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Courts: No budget needs for new facility
Courthouse won't affect 2014 finances
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Forsyth County News

Forsyth County’s courts don’t expect the new courthouse to impact their budgets in 2014.

The new courthouse, which is scheduled to open at the start of 2015, wasn’t a primary factor discussed during finance committee meetings Friday with the courts and court administration.

The Forsyth County Sheriff’s Office will start hiring employees to staff the courthouse in 2014 so those workers can be trained prior to the opening, which will add to next year’s personnel costs.

For the courts, an anticipated expense of the physical move has been budgeted separately from the annual budget, with the costs coming from 1-cent sales tax revenue.

The new courthouse and jail facilities were approved within a referendum for the special purpose local option sales tax, or SPLOST, in November 2011.

Any possible new expenses associated with operating those buildings would take effect in 2015.

Overall, Forsyth anticipates about $94.1 million in revenue for the 2014 general fund.

The past two weeks of meetings with department heads and elected officials has allowed a starting place to discuss individual numbers and begin work on balancing the budget.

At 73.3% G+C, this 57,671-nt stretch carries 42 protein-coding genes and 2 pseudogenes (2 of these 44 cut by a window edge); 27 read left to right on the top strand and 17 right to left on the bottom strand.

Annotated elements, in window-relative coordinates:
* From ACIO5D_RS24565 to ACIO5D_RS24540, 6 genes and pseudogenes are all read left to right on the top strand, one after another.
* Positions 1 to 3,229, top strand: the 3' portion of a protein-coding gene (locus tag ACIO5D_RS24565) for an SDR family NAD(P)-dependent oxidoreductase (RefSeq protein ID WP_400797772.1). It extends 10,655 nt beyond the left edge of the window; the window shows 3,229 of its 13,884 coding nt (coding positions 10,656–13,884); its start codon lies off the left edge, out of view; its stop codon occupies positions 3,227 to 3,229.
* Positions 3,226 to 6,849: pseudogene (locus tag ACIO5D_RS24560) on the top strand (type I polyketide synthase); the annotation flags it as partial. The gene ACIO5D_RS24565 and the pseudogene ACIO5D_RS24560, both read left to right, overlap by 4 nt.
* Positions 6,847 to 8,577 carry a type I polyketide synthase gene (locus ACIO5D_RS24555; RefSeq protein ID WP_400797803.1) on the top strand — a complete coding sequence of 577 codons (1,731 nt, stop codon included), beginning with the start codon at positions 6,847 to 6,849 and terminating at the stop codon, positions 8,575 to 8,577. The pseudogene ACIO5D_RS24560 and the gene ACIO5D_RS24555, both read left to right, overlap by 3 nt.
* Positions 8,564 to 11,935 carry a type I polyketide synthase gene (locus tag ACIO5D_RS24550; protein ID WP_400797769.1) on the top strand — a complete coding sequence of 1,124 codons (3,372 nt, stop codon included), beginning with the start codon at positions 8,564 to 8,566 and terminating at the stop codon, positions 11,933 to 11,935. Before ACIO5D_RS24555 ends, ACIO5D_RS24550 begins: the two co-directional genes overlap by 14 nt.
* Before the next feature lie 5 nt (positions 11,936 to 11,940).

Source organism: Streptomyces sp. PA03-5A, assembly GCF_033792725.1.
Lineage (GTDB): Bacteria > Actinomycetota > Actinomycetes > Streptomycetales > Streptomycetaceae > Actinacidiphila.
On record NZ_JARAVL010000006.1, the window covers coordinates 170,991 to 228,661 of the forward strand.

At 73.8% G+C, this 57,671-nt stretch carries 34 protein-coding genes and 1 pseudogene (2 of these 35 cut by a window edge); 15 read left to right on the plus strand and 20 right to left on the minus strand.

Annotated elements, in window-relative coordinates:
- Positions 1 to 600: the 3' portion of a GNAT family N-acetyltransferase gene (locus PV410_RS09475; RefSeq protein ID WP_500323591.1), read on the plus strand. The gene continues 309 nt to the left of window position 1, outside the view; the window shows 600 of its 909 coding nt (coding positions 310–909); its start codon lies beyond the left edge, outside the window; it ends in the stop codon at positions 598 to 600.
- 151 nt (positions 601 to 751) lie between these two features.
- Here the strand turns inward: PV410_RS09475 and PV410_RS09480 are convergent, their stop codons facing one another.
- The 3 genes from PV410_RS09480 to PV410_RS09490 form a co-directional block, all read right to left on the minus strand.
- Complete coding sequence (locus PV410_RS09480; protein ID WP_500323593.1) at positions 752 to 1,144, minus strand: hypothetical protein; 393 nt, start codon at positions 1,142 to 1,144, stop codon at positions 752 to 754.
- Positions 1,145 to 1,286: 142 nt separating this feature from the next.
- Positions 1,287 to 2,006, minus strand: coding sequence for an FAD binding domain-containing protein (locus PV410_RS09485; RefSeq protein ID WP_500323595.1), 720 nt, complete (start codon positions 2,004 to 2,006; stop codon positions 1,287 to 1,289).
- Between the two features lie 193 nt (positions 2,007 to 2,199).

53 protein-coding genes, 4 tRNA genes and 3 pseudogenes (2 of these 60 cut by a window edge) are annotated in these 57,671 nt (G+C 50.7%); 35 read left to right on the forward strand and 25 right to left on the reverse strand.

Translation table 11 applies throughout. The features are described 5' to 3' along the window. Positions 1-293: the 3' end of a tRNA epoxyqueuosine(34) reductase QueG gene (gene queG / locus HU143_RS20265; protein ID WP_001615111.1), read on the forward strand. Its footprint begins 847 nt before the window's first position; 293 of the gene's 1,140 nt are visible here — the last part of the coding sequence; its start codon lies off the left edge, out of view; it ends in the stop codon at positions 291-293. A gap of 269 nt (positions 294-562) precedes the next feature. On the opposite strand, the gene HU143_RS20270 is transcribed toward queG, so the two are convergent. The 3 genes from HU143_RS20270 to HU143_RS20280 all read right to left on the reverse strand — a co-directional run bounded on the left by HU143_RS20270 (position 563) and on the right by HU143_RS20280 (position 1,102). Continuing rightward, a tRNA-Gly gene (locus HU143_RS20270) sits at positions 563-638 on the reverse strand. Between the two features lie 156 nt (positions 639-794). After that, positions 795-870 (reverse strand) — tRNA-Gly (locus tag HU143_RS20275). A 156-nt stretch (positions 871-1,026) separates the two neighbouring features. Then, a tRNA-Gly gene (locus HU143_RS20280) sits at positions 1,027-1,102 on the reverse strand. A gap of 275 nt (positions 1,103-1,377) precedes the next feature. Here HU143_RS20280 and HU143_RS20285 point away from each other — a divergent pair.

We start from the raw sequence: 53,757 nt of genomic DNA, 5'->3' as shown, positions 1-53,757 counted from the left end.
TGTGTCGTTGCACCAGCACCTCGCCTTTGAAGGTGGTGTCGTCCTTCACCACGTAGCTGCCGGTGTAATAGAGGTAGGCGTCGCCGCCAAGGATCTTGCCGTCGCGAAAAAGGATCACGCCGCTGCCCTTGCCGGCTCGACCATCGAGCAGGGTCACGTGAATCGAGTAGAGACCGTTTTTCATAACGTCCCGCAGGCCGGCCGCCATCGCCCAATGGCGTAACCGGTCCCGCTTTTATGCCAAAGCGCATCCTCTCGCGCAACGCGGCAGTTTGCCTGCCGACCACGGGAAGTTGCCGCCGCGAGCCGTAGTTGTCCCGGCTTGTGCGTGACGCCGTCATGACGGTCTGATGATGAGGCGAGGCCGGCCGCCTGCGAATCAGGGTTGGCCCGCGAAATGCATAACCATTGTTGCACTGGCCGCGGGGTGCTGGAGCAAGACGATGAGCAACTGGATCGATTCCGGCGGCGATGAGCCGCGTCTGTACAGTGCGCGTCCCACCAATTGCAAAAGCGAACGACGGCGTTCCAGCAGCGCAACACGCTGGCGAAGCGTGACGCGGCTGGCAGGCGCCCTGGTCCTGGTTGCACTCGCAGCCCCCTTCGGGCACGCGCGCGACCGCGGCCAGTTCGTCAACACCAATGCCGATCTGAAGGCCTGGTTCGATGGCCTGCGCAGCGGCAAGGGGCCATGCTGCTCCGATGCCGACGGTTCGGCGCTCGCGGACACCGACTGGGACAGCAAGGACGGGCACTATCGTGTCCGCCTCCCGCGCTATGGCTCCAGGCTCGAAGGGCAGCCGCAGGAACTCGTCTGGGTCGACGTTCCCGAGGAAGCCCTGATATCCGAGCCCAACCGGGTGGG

Department heads and others detailed about $9 million in requests for new items, positions or services on top of about $93.5 million expected in expenses to maintain the current service level.

County commissioners will review a preliminary budget presentation June 11. The finance committee, which includes three commissioners, has announced its intent not to raise the millage rate.

Superior and state courts in Forsyth made their requests Friday, including a few new budget items.

State Court Judge Leslie Abernathy-Maddox said the court hopes to hire a calendar clerk to schedule criminal cases, a job that is currently split among prosecutors.

“By having this position, it’s taking that position away from the solicitor’s office so that the court is actually in charge of setting court dates and there’s no argument of bias or prejudice,” Abernathy-Maddox said. “Not that there has been, but the goal is to make sure there’s no appearance of impropriety.”

Superior Court currently uses two clerks for this work for three judges, she said.

Superior Court also requested some personnel for grant-funded accountability courts, if that money is received, said David Gruen, the county’s finance director.

Grant applications for a misdemeanor drug court and mental health court are pending, and Gruen said such funding could help launch those alternative programs.